While surface tensions between corporations tend to be mostly tokenary, strife between these companies runs deep, with a history. Keep an eye out for a media fireworks show here and there.
EU to US and China: “Build the AI and We’ll Regulate It.”
Last week, the European Union presented draft legislation titled “The Artificial Intelligence Act.” (AIA) The landmark bill serves as one of the first large-scale attempts to reign in intelligent technologies as big data computing reaches new heights.
The bill seeks to regulate facial recognition, which opens avenues for governments to surveil citizens well beyond what is humanly possible. It also contends with so-called “social credit systems.” These projects, mainly spearheaded by China, assign moral weight to political action. Social credits punish political dissent with higher interest rates for loans, for example. Even associating with dissidents can hurt one’s “credit score.”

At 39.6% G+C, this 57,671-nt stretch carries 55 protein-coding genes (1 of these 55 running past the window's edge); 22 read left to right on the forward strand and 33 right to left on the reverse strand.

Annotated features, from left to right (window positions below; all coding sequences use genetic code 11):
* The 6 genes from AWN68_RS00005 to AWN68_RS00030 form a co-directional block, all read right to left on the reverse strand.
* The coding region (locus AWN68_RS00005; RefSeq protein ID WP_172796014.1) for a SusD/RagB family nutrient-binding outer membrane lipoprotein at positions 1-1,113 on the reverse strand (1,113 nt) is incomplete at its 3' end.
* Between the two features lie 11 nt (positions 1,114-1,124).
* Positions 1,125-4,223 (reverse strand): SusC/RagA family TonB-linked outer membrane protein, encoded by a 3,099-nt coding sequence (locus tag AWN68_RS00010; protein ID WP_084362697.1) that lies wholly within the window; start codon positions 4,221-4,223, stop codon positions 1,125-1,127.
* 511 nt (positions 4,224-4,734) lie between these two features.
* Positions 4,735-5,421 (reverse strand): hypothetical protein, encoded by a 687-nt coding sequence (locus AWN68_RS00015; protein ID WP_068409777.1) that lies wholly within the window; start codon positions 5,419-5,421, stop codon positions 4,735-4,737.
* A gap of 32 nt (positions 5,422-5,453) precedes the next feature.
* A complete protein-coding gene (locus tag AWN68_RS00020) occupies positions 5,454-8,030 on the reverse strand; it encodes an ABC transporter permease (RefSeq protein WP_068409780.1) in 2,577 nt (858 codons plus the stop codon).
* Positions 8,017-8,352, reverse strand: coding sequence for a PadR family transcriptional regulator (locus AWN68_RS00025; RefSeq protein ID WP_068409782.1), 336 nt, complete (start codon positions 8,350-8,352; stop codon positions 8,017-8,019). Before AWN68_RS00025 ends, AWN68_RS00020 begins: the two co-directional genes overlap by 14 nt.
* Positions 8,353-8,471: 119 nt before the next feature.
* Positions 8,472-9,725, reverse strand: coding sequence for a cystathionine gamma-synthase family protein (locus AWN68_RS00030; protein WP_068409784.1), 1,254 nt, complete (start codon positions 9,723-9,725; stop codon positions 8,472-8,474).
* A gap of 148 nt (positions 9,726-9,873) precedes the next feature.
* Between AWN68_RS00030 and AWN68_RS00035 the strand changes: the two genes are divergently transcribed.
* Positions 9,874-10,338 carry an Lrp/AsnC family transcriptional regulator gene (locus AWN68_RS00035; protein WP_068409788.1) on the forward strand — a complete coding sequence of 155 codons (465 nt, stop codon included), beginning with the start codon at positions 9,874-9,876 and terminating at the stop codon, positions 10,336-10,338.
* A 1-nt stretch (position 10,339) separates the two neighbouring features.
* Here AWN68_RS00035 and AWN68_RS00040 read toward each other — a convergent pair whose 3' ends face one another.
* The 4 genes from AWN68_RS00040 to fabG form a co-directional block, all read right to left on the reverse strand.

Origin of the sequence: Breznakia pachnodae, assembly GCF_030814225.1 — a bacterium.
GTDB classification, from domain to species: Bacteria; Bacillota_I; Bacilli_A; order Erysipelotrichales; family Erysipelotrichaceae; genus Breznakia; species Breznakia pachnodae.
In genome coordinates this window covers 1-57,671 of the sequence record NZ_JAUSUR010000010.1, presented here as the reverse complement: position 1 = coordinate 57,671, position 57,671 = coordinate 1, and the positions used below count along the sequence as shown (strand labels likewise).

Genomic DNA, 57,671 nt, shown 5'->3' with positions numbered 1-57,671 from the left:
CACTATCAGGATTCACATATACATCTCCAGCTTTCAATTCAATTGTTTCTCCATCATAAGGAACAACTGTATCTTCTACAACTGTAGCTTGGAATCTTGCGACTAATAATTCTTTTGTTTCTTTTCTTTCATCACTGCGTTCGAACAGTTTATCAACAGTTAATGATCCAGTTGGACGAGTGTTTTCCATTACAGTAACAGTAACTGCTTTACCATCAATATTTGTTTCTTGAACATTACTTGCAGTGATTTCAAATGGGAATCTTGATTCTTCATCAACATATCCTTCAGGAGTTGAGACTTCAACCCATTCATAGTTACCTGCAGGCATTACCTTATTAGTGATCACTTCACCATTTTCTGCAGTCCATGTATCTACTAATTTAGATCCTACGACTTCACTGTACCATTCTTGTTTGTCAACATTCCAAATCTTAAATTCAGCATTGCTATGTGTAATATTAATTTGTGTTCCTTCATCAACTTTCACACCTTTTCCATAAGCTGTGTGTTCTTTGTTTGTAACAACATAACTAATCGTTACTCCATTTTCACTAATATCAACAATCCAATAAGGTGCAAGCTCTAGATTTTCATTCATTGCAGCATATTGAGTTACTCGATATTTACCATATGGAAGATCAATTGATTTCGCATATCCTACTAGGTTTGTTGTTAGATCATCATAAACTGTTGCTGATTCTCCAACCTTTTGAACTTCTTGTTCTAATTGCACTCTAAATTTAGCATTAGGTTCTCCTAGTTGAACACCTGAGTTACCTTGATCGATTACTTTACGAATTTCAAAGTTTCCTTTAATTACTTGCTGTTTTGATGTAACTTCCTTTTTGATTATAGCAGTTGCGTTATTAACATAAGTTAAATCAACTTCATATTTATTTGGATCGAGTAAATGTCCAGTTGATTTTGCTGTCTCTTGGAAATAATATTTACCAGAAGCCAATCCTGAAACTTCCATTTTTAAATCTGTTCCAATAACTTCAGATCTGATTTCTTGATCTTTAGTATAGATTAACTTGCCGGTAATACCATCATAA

The law would fine defiant companies six percent of their yearly income or $20 million, whichever is higher. Representatives of the western tech industry derided the bill as punitive. Benjamin Mueller, a senior policy analyst for pro-business Washington think tank Center for Data Innovation, called the law “a damaging blow to the Commission’s goal of turning the EU into a global AI leader.” The US’s appetite for such regulation is low as Republicans favor lax laws. At the same time, Democrats receive immense funding from Silicon Valley.
Digital rights activists run the opposite flank, contending that the draft falls short. Biometric tracking –using fingerprints or DNA to trace people– remains unregulated in the bill’s current form. Prominent organizations will look to any loophole to capitalize on user data.